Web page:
Yes, the trip was rescheduled a bit later again but Carol and I passed on this tour as our gloves were very wet inside. Yet the people that returned had a great time among the icebergs. Even so, at the very end, the winds picked up again and large waves doused some folks returning in the Zodiacs pretty well. I missed this trip.
I guess I was too angry at the visible incompetence when we tried the first time to get into the zodiacs. Well, my loss!

The following day we had to get up really early again. Announcements came through the PA system at 5 AM. The First Zodiacs left at 5.30 AM. Our destination was the caldera of a not so active volcano.
One side of the crater, years ago, opened up to the ocean and most of the center of the volcano was flooded with sea water. This set up made for a perfect landing spot in a much protected harbor. Deception Island, as it is called, contains very dark brown volcanic rocks and ash.

We climbed the sides of the crater and the sight was primitive, primordial.
The very first lichen has barely established a presence. We saw one pair of chin strap penguins but too far away for pictures. Over the ridge was a huge colony of Chinstrap Penguins but we did not go there.
A few Fur Seals sat on the beach, sunning or sleeping. The spot was desolate, forlorn looking.
We marched single file to again see a sunrise; only to be disappointed again by our central star. The sun did not shine.

Along the beach, years ago, some whalers had their boiling station here.
Whales were rendered into oil and the huts, now abandoned and derelict, look lost along the beach.

Not far from those abandoned looking buildings, now a museum, steam rose out of the ground, washed over by the gentle surf. Heat from the magma below rises up to give some warmth and makes a small spot ice free in winter. Very small, yet it is a left over from the volcanic activities that created this Island.

This spot is used to dare passengers to take a swim in the icy waters of the Antarctic Ocean. Some fools took off their clothes, stood in the ice cold wind and dipped into the almost freezing waters (31 Degrees F). Never mind the very small patch of ‘hot’ sand near the water’s edge. The water is like ice water.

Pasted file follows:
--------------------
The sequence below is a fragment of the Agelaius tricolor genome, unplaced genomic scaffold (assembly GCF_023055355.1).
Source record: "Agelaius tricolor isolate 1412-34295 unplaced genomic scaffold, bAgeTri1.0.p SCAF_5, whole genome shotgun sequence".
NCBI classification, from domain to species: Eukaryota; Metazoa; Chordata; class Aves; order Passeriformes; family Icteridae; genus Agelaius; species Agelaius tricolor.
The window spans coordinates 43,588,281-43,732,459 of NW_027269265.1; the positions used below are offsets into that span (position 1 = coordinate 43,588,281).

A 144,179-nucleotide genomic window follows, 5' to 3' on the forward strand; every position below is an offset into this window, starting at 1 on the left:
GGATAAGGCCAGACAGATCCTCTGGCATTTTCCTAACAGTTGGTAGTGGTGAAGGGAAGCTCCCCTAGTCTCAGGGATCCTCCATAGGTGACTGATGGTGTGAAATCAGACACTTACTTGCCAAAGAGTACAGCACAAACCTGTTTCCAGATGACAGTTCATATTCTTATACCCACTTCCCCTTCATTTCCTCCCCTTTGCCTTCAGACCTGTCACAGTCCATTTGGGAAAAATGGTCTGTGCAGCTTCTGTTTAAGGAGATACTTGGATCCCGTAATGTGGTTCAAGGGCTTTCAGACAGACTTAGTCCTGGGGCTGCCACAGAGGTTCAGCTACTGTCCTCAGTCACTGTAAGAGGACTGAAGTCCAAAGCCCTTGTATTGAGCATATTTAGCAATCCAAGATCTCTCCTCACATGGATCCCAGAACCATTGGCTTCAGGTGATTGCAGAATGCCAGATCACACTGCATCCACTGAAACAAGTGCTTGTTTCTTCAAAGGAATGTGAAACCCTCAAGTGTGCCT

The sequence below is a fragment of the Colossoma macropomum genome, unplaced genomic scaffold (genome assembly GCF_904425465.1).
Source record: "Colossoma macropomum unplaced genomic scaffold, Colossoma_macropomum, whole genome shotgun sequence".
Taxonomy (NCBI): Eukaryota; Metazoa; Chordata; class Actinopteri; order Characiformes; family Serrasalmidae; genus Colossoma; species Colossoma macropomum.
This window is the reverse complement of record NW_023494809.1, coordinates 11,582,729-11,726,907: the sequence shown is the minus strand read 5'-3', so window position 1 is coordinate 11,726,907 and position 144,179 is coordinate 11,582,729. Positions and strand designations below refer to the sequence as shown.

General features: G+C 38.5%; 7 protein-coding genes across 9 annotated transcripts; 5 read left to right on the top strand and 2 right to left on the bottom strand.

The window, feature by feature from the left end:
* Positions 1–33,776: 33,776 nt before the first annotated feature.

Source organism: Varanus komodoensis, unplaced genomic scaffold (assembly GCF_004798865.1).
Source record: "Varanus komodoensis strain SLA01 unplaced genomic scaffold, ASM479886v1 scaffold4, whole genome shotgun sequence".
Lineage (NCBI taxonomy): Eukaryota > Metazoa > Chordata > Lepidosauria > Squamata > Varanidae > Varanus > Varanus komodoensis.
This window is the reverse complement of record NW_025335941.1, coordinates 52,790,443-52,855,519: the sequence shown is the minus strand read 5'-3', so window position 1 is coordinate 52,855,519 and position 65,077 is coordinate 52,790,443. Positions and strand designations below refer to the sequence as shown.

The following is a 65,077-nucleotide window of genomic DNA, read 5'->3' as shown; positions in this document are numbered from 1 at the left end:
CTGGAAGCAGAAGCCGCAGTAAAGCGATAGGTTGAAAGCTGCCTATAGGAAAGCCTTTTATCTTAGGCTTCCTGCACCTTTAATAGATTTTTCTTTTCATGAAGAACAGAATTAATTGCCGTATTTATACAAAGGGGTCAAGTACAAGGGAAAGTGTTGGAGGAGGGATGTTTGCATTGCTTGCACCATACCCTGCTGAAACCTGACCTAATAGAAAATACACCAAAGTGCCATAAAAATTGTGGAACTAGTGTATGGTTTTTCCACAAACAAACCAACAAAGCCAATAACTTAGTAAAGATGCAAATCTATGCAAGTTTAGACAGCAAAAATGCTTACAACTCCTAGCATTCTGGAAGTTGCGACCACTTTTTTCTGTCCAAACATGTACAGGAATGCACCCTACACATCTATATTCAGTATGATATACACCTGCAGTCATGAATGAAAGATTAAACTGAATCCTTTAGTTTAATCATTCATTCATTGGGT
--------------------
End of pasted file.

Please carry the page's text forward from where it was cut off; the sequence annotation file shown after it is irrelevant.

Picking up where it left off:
I know, because I was one of those fools that had to just try it.

Shivering, but smiling we returned back to the ship for some hot broth.

We had more lectures on mammals, specifically whales, we ate lunch. We waited for the weather to get better before landing at Livingston Island to see Macaroni and Adélie Penguins but it never happened. We had had our last tour visiting the old whaling station and swimming in the Antarctic Ocean.

The weather determines every landing. And the weather always wins in Antarctica. While we, as people, try to master nature, this continent has its own rules. Antarctica is like a fickle woman; changing constantly for no apparent reason. Do something stupid and she will just take you away. Take her away and the earth, as it is now, will not exist.

Antarctica is an ever changing place. So far man has left Antarctica alone, let her do her thing which I think it is the right approach. She still has many secrets, still has spots untouched by man. She still brings the winds to us, still agitates the waters all around the world. She is still the pulse of Mother Earth.

I am glad I could visit but all I ever did was stand on her, just leaving a foot print or two. I really know little about her but I am awestruck by her powers, by her way of creating a different environment that mankind is still trying to comprehend. She will let you visit, but I doubt she will ever let you settle there permanently. I support the Antarctic Treaty; it is a good way for man to live on a continent so different from the rest of this earth.